The death of the “punchbowl” metaphor

By J Saft
October 29, 2009

jamessaft1.jpg (James Saft is a Reuters columnist. The opinions expressed are his own)

Don’t expect the year-long rally in risky assets to be undermined any time soon by the Federal Reserve becoming concerned about inflation.

The old metaphor — that the Fed’s job is to take away the punchbowl just when the party starts getting good — just doesn’t apply in the current circumstances. That’s not to say inflation isn’t a threat in the medium term — it is virtually a promise.

But punchbowl thinking dates from a time when firstly the Fed was presumed to have a degree of control over events we now know is not true and secondly to an era when asset prices were the caboose rather than the engine of the economic train.

Even with an economy that is now growing, the risk of a self-reinforcing de-leveraging spiral is enough to ensure that the Fed will not pull the trigger on tightening any time soon.

“Asset prices are embedded not only in our psyche, but the actual growth rate of our economy. If they don’t go up, economies don’t do well, and when they go down, the economy can be horrid,” Pimco bond chief Bill Gross writes in his most recent letter to investors.

Gross argues that leverage inflated the price of assets even as investment in the U.S. real economy flagged. As this happened the U.S. economy became ever more dependent on asset prices and on the sectors, such as finance, which intermediated the borrowing. When the debt and asset bubble is pinched, the whole edifice is threatened, leading to a response like the one we’ve seen: massive and overwhelming aid trained on markets irrespective of the costs.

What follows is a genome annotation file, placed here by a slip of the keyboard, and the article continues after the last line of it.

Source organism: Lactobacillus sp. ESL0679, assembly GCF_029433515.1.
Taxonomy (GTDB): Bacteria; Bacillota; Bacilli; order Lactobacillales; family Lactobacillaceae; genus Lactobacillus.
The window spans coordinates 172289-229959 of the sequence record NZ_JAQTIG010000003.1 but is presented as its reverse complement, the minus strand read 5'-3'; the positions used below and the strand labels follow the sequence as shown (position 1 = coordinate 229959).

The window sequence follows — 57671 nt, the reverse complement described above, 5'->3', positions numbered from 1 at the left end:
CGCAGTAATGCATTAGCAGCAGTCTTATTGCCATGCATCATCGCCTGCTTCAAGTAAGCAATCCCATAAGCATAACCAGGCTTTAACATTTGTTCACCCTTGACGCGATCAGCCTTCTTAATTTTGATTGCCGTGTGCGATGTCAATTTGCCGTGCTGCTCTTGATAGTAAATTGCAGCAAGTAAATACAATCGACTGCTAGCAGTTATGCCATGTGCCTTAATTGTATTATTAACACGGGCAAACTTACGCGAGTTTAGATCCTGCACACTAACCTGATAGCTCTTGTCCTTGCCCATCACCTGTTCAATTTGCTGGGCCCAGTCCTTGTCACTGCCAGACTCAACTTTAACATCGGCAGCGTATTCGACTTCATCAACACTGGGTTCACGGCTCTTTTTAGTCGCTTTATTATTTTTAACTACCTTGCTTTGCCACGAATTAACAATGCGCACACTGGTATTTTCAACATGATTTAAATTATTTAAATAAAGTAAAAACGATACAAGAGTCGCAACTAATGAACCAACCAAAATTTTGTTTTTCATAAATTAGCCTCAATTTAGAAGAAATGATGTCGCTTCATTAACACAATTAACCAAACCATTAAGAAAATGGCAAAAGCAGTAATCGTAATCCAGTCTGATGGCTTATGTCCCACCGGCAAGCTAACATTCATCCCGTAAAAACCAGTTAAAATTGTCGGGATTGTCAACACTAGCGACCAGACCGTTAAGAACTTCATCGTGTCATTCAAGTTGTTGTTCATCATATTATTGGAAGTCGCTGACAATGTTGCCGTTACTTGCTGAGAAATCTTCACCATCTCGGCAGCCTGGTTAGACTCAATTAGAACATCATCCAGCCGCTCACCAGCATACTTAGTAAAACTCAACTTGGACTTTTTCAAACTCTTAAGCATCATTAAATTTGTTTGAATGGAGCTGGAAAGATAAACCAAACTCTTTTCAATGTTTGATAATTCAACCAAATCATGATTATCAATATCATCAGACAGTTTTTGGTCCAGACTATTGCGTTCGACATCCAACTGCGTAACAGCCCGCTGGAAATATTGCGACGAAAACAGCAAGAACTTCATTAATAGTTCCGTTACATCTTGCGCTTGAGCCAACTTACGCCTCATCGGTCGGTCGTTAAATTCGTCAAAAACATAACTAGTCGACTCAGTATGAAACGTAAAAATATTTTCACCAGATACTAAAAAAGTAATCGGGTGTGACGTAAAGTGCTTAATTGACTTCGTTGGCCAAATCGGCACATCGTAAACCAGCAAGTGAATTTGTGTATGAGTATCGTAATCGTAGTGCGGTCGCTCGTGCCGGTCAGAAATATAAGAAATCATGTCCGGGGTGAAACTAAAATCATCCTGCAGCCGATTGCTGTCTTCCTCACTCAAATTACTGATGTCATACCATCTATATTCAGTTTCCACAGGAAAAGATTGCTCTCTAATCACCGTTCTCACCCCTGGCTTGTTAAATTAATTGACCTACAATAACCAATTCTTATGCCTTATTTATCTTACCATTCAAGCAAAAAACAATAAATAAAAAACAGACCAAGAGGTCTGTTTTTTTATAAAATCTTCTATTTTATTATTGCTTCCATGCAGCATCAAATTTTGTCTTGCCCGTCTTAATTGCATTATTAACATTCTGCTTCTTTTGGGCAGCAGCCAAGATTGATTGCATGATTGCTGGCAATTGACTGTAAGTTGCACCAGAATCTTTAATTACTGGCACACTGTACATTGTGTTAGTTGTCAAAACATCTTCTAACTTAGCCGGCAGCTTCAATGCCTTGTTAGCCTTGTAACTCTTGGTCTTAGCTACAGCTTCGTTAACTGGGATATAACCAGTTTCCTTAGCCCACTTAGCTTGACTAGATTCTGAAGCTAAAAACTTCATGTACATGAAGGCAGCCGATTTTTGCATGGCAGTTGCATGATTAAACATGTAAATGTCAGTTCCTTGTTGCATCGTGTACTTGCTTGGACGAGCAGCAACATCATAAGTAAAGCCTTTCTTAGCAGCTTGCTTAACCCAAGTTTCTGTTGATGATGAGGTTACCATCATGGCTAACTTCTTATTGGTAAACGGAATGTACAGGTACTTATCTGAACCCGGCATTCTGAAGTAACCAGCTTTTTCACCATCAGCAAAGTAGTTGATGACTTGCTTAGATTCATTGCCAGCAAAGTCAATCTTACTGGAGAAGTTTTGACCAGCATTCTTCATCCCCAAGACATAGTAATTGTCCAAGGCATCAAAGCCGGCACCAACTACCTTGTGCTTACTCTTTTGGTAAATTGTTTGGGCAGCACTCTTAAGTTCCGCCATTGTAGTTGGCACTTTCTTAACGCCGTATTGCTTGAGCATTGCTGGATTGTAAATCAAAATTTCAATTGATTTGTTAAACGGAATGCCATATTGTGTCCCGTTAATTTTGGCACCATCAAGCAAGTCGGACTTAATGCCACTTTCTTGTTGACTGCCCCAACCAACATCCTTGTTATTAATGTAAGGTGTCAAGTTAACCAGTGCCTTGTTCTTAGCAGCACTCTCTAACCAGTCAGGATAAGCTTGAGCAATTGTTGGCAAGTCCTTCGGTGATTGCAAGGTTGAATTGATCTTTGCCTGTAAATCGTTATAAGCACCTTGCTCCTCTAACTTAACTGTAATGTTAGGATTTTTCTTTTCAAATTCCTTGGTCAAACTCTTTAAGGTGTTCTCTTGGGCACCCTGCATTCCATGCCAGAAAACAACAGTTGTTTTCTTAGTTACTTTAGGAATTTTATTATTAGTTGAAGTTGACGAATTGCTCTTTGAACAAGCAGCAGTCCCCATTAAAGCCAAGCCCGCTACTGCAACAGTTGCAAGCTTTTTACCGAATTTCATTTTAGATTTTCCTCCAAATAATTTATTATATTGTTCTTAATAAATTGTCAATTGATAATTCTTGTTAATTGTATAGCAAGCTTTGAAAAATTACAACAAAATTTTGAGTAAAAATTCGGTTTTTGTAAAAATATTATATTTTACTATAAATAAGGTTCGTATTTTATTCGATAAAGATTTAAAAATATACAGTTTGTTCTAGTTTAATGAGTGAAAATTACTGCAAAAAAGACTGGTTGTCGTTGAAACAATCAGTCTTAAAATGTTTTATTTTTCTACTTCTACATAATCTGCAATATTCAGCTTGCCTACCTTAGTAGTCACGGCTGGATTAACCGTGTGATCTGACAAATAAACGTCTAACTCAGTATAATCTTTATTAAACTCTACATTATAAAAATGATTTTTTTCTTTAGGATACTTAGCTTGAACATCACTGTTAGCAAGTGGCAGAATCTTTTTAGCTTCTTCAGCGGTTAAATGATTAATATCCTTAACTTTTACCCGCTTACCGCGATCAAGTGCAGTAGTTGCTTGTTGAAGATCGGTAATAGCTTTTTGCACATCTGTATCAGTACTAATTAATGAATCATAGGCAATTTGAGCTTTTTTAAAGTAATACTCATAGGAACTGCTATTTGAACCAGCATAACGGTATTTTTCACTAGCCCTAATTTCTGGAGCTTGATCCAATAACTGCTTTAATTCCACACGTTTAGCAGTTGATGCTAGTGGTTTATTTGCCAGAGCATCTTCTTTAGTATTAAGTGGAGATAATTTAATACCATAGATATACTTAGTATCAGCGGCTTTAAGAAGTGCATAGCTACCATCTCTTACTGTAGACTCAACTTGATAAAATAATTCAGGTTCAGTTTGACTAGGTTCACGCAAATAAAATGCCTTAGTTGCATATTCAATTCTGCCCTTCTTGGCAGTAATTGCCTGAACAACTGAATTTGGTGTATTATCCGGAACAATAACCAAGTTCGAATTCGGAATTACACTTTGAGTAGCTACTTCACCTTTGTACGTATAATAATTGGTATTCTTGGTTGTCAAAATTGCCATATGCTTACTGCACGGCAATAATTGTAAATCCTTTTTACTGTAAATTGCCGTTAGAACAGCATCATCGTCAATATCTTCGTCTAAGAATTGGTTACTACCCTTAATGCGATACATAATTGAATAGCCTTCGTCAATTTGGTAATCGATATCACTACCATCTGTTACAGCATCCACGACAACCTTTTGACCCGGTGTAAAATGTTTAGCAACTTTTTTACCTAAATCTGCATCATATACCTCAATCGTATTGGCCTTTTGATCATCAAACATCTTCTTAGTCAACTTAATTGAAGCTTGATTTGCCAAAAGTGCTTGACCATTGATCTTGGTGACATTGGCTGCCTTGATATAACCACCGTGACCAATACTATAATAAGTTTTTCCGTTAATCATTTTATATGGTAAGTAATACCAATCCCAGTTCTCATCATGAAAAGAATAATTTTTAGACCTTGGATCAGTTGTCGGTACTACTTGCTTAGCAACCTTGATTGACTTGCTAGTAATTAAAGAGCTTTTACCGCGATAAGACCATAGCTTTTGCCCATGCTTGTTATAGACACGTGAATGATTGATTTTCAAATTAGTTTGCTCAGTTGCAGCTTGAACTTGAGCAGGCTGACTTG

Pimco data shows that the prices of assets in the United States over the past 50 years have gone up 1.3 percent a year more than would have been expected given nominal growth in the economy, leading to a putative 100 percent overvaluation if you reason that the assets which depend on the economy for income shouldn’t outgrow it.

Unsurprisingly, the real outperformance of asset prices against economic growth has come in the past 30 years, since when debt growth has accelerated.

There are other explanations for why asset prices have outpaced economic growth. For one thing, off-shoring and outsourcing have both suppressed wages in the United States, leading to higher returns on capital, and increased the income that U.S. assets receive from overseas.

It’s obvious that the past 25 years have not been kind to labor, and as its share of GDP has declined the share going to asset owners has increased. In that sense increasing asset prices make economic sense, though there seems to be every chance that workers start to recapture some of what they have lost.


Taxes on capital and profits have also fallen in the United States, and, like wages, this is a trend that could easily be reversed in coming years, especially given the huge amount of public debt that will have to be paid back.

This brings us to the other very strong reason the Fed may have for not pulling away the punchbowl — or water bowl as perhaps we had better see it — even when the party turns inflationary: public debt.

Since the United States have taken a decision to not allow too much of the private debt to default, it has taken on a corresponding increase in public debt which will have to be repaid ultimately. U.S. debt as a percentage of GDP will exceed 60 percent, a level not seen since World War II.

But unlike the post-war period, Europe doesn’t need  rebuilding and though Asia will grow hugely those profits won’t flow to U.S. coffers.

So, if growth doesn’t allow the United States to repay debts, there are two options, neither pretty; default or inflation.